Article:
Toyota and Panasonic to build batteries for hybrid vehicles
The battery joint venture between Toyota and Panasonic, Prime Planet Energy & Solutions, builds up the capacity to produce hybrid vehicles’ batteries. The joint venture is installing a production line for prismatic lithium-ion batteries.
The joint venture was launched earlier this year. It now plans a new line in the existing Panasonic factory in the Japanese region of Tokushima, scheduled to go into operation in 2022.
Prime Planet Energy & Solutions is hoping to manufacture batteries for around 500 000 hybrid vehicles per year on this line. It is the first concrete project of the joint venture.
The joint venture aims to develop new, improved prismatic cells (more compact and more easily stackable than cylindrical cells). Apart from that, the company also intends to work on solid-state batteries for electric cars and supply not only Toyota but also third parties.
Other Japanese car manufacturers like Mazda, Daihatsu, Subaru, and Honda also showed their interest in the new solid-state battery type. Toyota remains a forerunner in the development of this new type of battery.
“As the electrification of automobiles is a must in tackling environmental issues such as global warming and air pollution, the global electric vehicle market is expected to continue growing rapidly,” says Prime Planet Energy and Solutions in a press release.
“This expansion in production capability is a step that allows us to handle the growing demand for prismatic lithium-ion batteries for hybrid vehicles.”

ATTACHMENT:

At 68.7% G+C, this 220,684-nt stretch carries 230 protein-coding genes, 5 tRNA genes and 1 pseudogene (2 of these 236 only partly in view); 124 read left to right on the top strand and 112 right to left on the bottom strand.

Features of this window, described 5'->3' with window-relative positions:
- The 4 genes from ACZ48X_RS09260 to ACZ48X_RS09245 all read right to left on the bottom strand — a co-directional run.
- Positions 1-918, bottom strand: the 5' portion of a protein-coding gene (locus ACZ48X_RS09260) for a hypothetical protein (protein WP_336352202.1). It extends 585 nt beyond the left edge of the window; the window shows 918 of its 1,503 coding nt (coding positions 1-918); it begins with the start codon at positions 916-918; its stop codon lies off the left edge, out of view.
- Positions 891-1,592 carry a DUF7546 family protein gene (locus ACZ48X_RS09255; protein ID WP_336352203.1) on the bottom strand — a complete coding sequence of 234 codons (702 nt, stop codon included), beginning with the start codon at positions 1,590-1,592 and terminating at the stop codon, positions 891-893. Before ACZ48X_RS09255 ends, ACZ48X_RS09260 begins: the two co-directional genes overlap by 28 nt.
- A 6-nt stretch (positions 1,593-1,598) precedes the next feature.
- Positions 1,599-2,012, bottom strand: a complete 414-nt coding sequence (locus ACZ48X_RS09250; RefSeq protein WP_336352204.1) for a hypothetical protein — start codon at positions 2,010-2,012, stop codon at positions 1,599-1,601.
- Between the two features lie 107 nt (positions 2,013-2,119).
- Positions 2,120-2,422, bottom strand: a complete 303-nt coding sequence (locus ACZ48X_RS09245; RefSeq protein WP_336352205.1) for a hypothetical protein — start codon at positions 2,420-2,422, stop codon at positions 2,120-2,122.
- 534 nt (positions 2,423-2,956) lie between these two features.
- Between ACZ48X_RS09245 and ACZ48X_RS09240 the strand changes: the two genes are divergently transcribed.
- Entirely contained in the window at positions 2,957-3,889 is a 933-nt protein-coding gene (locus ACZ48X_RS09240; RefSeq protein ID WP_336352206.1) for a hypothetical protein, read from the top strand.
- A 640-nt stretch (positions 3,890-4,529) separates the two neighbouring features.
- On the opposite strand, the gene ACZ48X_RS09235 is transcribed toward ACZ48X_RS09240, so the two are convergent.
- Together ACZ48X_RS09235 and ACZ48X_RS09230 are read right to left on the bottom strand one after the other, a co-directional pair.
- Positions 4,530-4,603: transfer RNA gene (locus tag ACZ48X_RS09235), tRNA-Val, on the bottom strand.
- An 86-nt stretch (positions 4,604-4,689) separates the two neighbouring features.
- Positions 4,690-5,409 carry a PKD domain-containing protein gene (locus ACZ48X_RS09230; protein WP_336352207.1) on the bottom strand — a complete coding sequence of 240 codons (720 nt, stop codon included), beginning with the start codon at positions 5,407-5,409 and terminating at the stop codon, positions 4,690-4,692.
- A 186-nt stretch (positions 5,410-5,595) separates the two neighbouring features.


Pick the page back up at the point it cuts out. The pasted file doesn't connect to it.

The company has two headquarters, one in Tokyo and one in Kansai. In the current press release, the number of employees is said to be around 5 600. Toyota holds a 51% majority stake in the joint venture. Toyota man Hiroaki Koda is also the Representative Director and President.
Focusing on different solutions
With this move, Toyota is strengthening its focus on hybrids. The Japanese company created a joint venture with the Chinese electric vehicle giant BYD to focus on battery electric vehicles.
“We won’t be able to clear forthcoming regulations with hybrid vehicles, and EV and other technology will be necessary,” Shigeki Terashi, Executive Vice President and Head of Toyota’s electrification program, said.
It also means that fuel cell cars such as the Mirai will not come (yet) in such large numbers that Toyota could meet its CO2 targets and EV quotas over the next few years. Battery-electric cars are now to be used as somewhat of an interim solution. It seems that Toyota remains an ‘amant fraîche’ of the BEV.
In other areas of transportation, Toyota focuses on fuel cell applications in trains and trucks, for example, and it is also providing fuel cell technology from the Mirai for maritime applications.